Puget Sound is investing heavily in large transit expansion projects like light rail and bus rapid transit. These are critically important for moving people quickly over in-city and short regional distances on-demand. But as the region grows around transit, policymakers need to begin planning how to transport people over longer distances rapidly. That means picking the right transit typology for this task. Enter regional rail.
So far, the region has made strides toward a foundation for regional rail with two Sounder commuter lines, but service is infrequent, peak-oriented, and weekday-only. The southern line is the most successful of the two due to station area catchments, level of service, and relative topographic soundness. But both lines can and should become the backbone of a larger frequent regional rail network.
Why Link isn’t sufficient for regional trips
Now, there is a belief among many that Link is supposed to be the spine for regional rapid transit. But it’s not.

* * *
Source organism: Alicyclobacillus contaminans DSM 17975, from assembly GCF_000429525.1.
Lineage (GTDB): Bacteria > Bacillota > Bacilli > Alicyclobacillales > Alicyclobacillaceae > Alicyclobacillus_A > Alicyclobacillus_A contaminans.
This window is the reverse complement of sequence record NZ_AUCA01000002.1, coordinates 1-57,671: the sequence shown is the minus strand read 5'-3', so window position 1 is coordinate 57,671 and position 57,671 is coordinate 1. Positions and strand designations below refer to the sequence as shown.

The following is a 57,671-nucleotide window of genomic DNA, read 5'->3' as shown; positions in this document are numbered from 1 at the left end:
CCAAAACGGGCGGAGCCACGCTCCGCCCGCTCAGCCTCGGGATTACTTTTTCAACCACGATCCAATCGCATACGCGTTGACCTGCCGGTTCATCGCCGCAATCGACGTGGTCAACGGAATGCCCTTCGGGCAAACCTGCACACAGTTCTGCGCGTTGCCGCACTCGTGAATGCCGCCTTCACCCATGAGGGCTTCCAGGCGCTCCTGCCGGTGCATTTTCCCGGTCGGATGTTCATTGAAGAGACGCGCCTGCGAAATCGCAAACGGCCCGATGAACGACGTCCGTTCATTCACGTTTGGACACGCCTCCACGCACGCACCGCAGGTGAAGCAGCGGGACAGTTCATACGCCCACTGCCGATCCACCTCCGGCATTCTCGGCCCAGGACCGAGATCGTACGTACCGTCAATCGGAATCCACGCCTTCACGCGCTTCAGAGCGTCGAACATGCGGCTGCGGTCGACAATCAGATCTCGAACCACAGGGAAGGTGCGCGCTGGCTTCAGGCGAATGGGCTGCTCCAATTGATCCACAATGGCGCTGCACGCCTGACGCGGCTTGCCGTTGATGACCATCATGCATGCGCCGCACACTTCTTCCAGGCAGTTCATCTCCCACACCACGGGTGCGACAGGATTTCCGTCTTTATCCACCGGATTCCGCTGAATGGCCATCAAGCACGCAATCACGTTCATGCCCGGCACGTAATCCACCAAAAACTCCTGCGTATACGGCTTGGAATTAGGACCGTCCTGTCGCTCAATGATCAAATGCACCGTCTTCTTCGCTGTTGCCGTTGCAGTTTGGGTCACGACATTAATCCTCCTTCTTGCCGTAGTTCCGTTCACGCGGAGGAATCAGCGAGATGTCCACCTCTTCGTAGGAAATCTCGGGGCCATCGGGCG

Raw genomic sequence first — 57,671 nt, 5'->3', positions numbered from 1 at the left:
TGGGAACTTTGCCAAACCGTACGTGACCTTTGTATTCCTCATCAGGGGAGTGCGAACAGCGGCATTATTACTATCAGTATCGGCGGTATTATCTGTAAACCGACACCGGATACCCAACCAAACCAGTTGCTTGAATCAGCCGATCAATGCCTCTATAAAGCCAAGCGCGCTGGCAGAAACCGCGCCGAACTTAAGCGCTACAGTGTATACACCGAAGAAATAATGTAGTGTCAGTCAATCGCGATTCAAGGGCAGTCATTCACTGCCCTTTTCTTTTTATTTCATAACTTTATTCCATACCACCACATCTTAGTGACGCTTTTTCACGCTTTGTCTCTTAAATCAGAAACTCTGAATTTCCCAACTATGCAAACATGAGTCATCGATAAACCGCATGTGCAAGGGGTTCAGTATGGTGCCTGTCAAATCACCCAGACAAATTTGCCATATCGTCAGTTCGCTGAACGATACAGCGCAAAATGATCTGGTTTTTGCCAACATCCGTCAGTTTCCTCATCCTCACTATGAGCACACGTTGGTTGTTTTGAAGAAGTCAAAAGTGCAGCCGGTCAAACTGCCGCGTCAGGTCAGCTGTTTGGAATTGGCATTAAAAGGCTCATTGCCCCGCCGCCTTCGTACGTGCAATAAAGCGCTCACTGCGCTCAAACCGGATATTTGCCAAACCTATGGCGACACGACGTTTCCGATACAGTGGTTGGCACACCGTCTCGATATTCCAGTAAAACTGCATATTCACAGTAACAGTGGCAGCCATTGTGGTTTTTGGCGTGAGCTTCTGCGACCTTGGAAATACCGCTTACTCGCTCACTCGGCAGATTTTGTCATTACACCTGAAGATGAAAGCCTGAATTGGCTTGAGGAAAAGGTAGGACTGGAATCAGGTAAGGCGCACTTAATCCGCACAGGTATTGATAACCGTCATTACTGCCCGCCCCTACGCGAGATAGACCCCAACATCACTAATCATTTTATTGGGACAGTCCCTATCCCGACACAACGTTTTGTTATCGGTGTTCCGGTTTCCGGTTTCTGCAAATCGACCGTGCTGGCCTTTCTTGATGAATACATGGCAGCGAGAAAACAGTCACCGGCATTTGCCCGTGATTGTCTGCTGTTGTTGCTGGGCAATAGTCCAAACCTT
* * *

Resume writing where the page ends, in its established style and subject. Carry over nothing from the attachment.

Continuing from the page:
Light rail is a flexible technology best suited for short-range and mid-range trips in urban areas, not regional ones. Trying to make it the rapid regional transit typology is asking it to do far too much and it will fail on its own.
Consider the travel time from Downtown Seattle to Seattle-Tacoma International Airport: a typical trip takes 38 minutes to traverse 15 miles. From Northgate, the trip to the airport takes 53 minutes to go 23 miles. Those aren’t terrible travel times, but from Potsdam near Berlin to Berlin Hauptbahnhof takes a mere 24 minutes on DB Regio regional rail, going a distance of about 20 miles.
When Link finally reaches Tacoma in the early 2030s, the typical travel time to Downtown Seattle (a distance of about 36 miles) will be 74 minutes. Between Everett and Tacoma (a distance of about 66 miles), a trip would be 131 minutes when the Everett Link extension opens in the late 2030s or early 2040s. That, of course, doesn’t factor in the gamble of service disruptions in Rainier Valley on the 1 Line’s at-grade segment (though we could lessen that if we wanted to). These aren’t travel times that indicate a region really accessible by transit and competitive with driving outside peak hours.
Travel times in urban regions abroad are much better over long distances and usually competitive with driving outside peak hours.